The president of the University of Texas Medical Branch has told employees he’s unsure whether they will have jobs because a lot of people have a say in what happens to the Hurricane Ike-damaged academic medical center. Ike caused nearly $710 million in losses to UTMB and officials said about $100 million of the damage is covered by insurance. UTMB planned to lay off one-third of its 12,000-employee work force but reversed course earlier this month. That’s because state legislators helped secure funding to save the 4,000 jobs at the state’s oldest medical school. The Galveston County Daily News reports UTMB President David L Callender told 600 employees that he did not have any answers about possible layoffs. Administrators have organized several job fairs on campus to help employees find a new place to work if they want to. UTMB will continue to pay salaries to employees who are not working until November 14th. After that, if the legislature does not come up with another emergency funding plan, many medical branch employees are likely to be out of their jobs.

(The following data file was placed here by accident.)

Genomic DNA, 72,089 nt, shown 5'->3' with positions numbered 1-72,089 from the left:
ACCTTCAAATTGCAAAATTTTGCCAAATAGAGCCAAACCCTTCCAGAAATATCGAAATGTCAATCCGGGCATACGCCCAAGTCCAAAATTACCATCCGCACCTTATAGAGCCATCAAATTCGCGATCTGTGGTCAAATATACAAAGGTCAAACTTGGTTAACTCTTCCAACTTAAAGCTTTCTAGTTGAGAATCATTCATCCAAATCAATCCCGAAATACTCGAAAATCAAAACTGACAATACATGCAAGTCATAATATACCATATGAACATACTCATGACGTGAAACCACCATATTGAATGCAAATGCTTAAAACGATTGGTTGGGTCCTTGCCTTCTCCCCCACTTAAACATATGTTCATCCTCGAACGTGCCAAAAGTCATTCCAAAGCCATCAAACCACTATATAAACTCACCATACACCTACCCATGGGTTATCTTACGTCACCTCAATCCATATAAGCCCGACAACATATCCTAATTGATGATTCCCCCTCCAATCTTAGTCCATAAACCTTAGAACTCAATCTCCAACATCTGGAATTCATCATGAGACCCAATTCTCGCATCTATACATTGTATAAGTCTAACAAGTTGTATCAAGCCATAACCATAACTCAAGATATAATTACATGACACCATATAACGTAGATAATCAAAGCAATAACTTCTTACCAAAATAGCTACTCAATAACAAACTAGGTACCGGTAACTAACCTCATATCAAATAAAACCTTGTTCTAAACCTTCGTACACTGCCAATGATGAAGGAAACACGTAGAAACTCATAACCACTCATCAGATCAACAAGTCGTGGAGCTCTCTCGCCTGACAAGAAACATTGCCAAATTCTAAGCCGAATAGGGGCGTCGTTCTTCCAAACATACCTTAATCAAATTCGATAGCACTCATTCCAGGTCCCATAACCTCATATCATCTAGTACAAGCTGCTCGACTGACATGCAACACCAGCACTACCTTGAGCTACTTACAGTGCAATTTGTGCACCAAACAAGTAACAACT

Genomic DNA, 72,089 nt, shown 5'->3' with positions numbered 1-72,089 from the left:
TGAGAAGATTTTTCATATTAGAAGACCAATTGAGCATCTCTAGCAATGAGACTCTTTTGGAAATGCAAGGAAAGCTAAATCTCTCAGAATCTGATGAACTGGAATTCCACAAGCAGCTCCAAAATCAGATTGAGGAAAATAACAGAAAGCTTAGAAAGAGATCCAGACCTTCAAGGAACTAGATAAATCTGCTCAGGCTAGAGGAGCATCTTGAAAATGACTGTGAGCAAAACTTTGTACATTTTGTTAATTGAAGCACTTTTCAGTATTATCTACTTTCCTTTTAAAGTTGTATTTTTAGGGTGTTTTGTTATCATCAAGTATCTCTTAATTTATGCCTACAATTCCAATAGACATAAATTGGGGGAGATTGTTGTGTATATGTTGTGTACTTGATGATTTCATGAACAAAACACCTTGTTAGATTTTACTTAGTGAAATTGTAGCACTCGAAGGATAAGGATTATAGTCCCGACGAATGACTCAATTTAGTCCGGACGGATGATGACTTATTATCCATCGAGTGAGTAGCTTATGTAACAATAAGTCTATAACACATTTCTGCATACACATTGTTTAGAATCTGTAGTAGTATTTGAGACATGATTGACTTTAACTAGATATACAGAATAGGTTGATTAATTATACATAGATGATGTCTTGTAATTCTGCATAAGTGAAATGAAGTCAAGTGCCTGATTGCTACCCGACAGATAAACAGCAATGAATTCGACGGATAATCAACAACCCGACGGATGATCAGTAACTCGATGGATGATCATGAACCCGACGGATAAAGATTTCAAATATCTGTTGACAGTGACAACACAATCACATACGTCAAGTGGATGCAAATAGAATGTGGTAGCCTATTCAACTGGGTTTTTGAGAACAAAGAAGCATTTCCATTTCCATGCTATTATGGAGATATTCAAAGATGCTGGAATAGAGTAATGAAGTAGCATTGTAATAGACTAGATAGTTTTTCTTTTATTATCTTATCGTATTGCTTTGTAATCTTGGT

Centex’s CEO predicts the housing market’s woes will probably get worse before they get better due to the nation’s financial crisis and rising unemployment, and says Congress should pass another housing stimulus package. Timothy Eller made the remarks during a conference call with Wall Street analysts on the company’s fiscal second-quarter 2009 results. Eller says Congress should offer tax incentives for homebuyers and take steps to prevent homeowners from going into foreclosure.